2. Add the milk and the eggs and mix on a slow speed for 2 minutes, and then on a medium speed for 6-8 minutes until your mixture is elastic, soft and glossy.  You'll know it's elastic when you turn the mixer off as it'll retract like a living organism breathing.  I did it a couple of times, watching it, enthralled.  It may just be me, but I thought the whole process was pretty cool to watch.
  3. Add the softened butter and mix for 4-5 minutes until fully incorporated.  You may need to scrape the sides of the bowl down a couple of times!  The dough will be very soft by the end of this step.
  4. Tip the dough into a bowl (I sprinkled mine with a little flour first just in case), cover with cling film and chill overnight (or for at least 7 hours).  It should be firm and easy enough to shape.
  5. Grease a 25cm/9.8in (I used my 9in tin!) round deep cake tin.  It really does need to be a deep tin as it rises quite considerably.
  6. Take your dough out of the fridge and tip it onto a lightly floured surface.  Fold it in on itself a few times to knock out any air bubbles, and then divide into 9 equal pieces.  Place each dough ball in a 'cage' formed by your hand and the counter, and move your hand around in a quick, circular motion to create a dough ball.  Put 8 of the dough balls around the edge of your cake tin, and one in the middle (there will be gaps, but once it's been left to prove all those gaps will be filled).
  7. Cover with a clean plastic bag (I improvised with a large sandwich bag split down one seam and placed it over my cake tin, tucking under the sides), and leave to prove for 2-3 hours until the dough has risen to just above the rim of the cake tin.
  8. Heat your oven to 190C / 170C Fan / 375F / Gas Mark 5.
  9. Once the brioche has proved, remove the plastic bag and place the cake tin in the oven.  Bake for 20-30 minutes or until a knife in the centre comes out clean.  Be sure to do this test, as the sugar and butter in the dough causes the bread to brown before it's actually fully cooked!  Remove from the oven, take the brioche out of the tin and leave to cool on a wire rack.  Serve warm or at room temperature.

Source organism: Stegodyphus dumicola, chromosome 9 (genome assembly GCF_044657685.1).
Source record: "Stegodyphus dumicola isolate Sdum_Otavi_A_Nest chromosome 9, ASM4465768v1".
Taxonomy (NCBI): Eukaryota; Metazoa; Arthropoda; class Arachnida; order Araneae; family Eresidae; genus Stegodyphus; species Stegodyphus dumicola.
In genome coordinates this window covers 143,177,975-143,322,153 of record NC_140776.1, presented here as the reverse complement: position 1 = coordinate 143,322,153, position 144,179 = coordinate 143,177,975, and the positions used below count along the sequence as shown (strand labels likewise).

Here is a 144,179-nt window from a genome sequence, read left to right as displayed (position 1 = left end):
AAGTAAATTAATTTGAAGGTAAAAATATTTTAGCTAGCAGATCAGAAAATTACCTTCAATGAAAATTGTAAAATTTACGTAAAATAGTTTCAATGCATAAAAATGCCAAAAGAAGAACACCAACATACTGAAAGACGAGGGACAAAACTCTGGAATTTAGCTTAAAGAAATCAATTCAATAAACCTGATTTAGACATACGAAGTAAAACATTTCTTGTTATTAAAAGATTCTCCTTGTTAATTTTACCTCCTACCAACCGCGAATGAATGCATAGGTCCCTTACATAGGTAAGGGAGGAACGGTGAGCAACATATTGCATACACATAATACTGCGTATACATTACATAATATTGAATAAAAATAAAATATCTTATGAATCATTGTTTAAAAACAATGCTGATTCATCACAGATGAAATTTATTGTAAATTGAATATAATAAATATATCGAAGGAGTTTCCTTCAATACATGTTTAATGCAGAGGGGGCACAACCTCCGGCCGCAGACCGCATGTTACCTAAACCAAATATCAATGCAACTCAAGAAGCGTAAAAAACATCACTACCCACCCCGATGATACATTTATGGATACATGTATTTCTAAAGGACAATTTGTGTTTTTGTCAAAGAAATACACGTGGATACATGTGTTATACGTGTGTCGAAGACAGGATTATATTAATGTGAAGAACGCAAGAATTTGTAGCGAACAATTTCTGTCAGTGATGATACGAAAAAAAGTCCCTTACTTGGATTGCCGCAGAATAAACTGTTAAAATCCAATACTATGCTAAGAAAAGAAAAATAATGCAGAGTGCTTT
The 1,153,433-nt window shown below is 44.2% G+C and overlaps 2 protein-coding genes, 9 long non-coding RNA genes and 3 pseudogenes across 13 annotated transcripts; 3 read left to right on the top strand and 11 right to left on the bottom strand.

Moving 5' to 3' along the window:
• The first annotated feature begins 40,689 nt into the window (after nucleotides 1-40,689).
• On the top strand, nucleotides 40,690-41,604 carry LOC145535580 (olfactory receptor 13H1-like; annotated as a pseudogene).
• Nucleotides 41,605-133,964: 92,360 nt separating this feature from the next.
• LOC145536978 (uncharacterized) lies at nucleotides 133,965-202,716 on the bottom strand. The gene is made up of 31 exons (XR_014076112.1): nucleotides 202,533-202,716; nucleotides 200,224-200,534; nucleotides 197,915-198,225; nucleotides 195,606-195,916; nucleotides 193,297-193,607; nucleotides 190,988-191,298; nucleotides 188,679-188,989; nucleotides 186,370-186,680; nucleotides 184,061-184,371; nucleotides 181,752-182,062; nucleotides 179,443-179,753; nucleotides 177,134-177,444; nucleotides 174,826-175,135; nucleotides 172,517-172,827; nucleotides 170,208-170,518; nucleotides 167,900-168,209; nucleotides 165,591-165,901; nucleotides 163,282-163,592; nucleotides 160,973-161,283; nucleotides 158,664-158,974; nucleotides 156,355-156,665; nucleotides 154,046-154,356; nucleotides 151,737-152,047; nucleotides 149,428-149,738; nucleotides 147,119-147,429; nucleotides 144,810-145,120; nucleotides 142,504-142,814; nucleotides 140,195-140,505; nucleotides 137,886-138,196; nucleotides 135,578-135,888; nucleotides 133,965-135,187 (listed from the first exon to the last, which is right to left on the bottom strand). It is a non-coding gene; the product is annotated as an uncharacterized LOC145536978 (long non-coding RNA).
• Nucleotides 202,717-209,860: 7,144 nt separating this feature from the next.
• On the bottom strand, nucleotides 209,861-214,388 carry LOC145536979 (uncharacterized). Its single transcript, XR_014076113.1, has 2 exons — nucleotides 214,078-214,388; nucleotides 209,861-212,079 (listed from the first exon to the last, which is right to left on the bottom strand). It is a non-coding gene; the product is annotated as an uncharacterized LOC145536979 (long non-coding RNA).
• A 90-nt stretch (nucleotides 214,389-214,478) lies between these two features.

This brioche will easily last a weekend in terms of freshness, but you can also heat it up a little in the oven if you'd like it warm.  It'll get a nice crispy edge to it!  Delicious with butter, or with Nutella.  Probably with jam, too!

Adapted from Paul Hollywood's 'How to Bake' p186.

Roasted Vegetable Couscous with Chickpeas and Grilled Halloumi

Friday, 4 July 2014

Long summer days and bright, warm evenings leave me wanting nothing more than a delicious bowl of quickly-thrown-together salad for supper.  It is true that it rains quite often in London, so you most definitely do not want to be spending precious hot, sunny days inside with the oven on.

Warm weather makes me realise how the weather and our eating habits are interlinked.   Come winter I'm struggling not to reach for the chocolate from underneath my cosy blanket as I pretend that boxset marathons are almost equivalent to socialising on cold, rainy evenings.  See me in the summer and I'll be snacking on fresh, ripe nectarines (I've eaten so many already this summer), spending my days outside with my non-fictional friends, and throwing together salads full of juicy, colourful vegetables.  I only really turn the oven on for cake because, let's face it, who doesn't crave cake all year round.

This salad happened by accident, but has happened many times on purpose since.  Every salad I make at the moment has peppers in it because their fresh, crunchy nature makes me inordinately happy.  Thrown together with some fancy, lightly-cooked ingredients such as halloumi, couscous and red onion and you've got a meal that looks and tastes as if it took far longer to put together than it actually did.  So go enjoy the sunshine, spend time with your favourite people, and then feed them this as you sit outside and watch the sun go down.